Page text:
Breastfeeding – getting off to a good start

It is your baby that starts off the breastfeeding process with its appetite. Babies have a strong sucking reflex for the first few days, particularly on the second and third day after birth. Then your milk starts flowing. Your breasts feel engorged and the milk may overflow. But don't worry; your milk production will soon stabilise.

Besides being practical, breastfeeding is healthy for your baby. Breast milk contains all the nutrients your baby needs during the first six months. It also protects the baby against many illnesses. Further reading: The perfect breastfeeding bra

While breastfeeding has many benefits, it is usually harder than most people expect and is often painful to start with. It usually takes two to three weeks for your breasts and milk production to stabilise. Here you can read more about having too much or too little breast milk. But it can also take much longer for your breastfeeding routine to really stabilise. If you still can't get the breastfeeding to work, or if you really don't want to try at all, bottle feeding is a good alternative.

Colostrum – a cocktail of nutrients
If you hold a newborn baby to the breast, it will soon find the nipple of its own accord. It can take some time, but it will find the nipple in the end because its sucking instinct is so strong.
Already by the end of pregnancy, your breasts will have produced their first, thick milk, which is known as colostrum. Colostrum is fatty and extremely nutritious. It also contains antibodies which protect the baby from infections during the first months. Colostrum gives the baby precious nutrition during the first 24 hours. It is produced in very small quantities, but has a special composition that meets the baby's nutritional needs until you milk production really gets going.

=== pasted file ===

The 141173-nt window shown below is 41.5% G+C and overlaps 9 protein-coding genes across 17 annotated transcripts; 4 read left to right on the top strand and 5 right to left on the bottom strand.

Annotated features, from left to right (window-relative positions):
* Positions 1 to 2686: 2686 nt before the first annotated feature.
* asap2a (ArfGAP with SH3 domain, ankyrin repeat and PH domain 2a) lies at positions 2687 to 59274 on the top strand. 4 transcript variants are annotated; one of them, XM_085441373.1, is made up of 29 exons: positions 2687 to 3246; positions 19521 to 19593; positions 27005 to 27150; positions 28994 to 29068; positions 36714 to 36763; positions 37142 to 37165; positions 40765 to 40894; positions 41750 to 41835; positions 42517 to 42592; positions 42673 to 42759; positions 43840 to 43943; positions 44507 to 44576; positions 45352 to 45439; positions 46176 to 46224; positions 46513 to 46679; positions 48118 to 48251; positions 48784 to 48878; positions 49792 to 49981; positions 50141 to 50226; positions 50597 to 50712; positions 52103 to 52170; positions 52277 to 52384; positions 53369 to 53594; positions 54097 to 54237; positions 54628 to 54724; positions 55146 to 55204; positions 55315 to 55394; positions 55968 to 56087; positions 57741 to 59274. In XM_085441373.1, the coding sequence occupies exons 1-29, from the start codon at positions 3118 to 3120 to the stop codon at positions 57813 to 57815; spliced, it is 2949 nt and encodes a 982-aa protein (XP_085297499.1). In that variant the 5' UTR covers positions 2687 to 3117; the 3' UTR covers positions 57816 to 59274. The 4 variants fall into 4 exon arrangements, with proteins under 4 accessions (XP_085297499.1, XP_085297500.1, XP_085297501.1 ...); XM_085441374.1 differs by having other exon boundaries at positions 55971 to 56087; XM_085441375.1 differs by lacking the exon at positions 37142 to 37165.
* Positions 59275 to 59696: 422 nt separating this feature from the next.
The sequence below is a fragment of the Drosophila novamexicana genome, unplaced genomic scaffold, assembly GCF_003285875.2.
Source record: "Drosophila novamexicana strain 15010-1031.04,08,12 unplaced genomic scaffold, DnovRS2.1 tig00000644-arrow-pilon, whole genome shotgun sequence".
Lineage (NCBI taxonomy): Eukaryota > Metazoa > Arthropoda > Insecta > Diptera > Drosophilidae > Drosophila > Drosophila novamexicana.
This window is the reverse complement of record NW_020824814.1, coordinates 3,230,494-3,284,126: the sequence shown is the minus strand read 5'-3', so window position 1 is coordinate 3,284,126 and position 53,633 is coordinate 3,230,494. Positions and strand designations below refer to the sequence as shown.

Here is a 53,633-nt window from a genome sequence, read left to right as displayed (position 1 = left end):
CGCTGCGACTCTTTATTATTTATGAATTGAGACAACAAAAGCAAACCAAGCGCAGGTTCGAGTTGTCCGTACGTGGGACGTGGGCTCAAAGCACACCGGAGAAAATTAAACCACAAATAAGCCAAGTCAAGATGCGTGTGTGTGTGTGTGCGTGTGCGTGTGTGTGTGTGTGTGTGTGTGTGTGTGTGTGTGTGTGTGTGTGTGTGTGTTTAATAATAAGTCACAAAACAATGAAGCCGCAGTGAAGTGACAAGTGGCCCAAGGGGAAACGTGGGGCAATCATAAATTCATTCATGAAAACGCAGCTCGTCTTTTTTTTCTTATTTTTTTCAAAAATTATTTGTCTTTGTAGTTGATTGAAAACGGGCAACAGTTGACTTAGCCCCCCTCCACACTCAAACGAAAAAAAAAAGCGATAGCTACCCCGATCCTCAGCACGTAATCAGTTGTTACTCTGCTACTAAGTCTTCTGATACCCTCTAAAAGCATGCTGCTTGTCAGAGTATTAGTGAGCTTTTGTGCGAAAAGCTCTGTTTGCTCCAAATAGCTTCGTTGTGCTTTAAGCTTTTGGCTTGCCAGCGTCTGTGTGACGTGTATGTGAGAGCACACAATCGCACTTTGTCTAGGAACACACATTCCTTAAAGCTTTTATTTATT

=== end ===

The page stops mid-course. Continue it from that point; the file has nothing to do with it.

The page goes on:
The baby feels secure next to your heart
Hold your newborn against your chest as soon as possible after birth. Your baby wants to be close to you, skin to skin. It can recognises your heartbeat from its time in the womb. Your smell and your embrace feel warm and cosy, like the womb environment. In your arms, the baby hears your familiar voice and gets the food it needs. So it's hardly surprising that the baby still prefers to be held in your arms when it gets a little older, regardless of whether it is bottle fed or breastfed.

Breastfeeding techniques and common problems
Of course, it is hard to know what the right breastfeeding technique looks and feels like when you are a beginner. Consult your midwife or the staff at the maternity clinic or maternity ward. Ask them to check that the baby is positioned correctly at your breast and gets a good grip from the beginning. You can also watch our short video with practical breastfeeding tips.

The shape and size of the breasts and nipples make no difference at all to the breastfeeding process. The milk production gradually adapts to the baby's needs. It's quite ingenious. If the baby sucks a lot, the body produces more milk. If the baby sucks less, the milk production decreases. It takes a couple of days before the milk supply has been fully adjusted, but it usually happens naturally. Other common problems are tender lumps caused by blocked milk ducts, which can lead to mastitis, and sore and cracked nipples when you start breastfeeding.

Sit comfortably during breastfeeding so you can relax
Sit or lie in a comfortable position while breastfeeding so you don't have to hunch or tense your shoulders or neck to get your baby positioned correctly. This can easily lead to neck or shoulder pain. You might try using a breastfeeding pillow or an ordinary pillow or a rolled up blanket on your knee to get into the right position. Experiment until you find positions that suit you and your baby. It's useful to be able to breastfeed either lying down or sitting, in order to vary your position and give you some rest.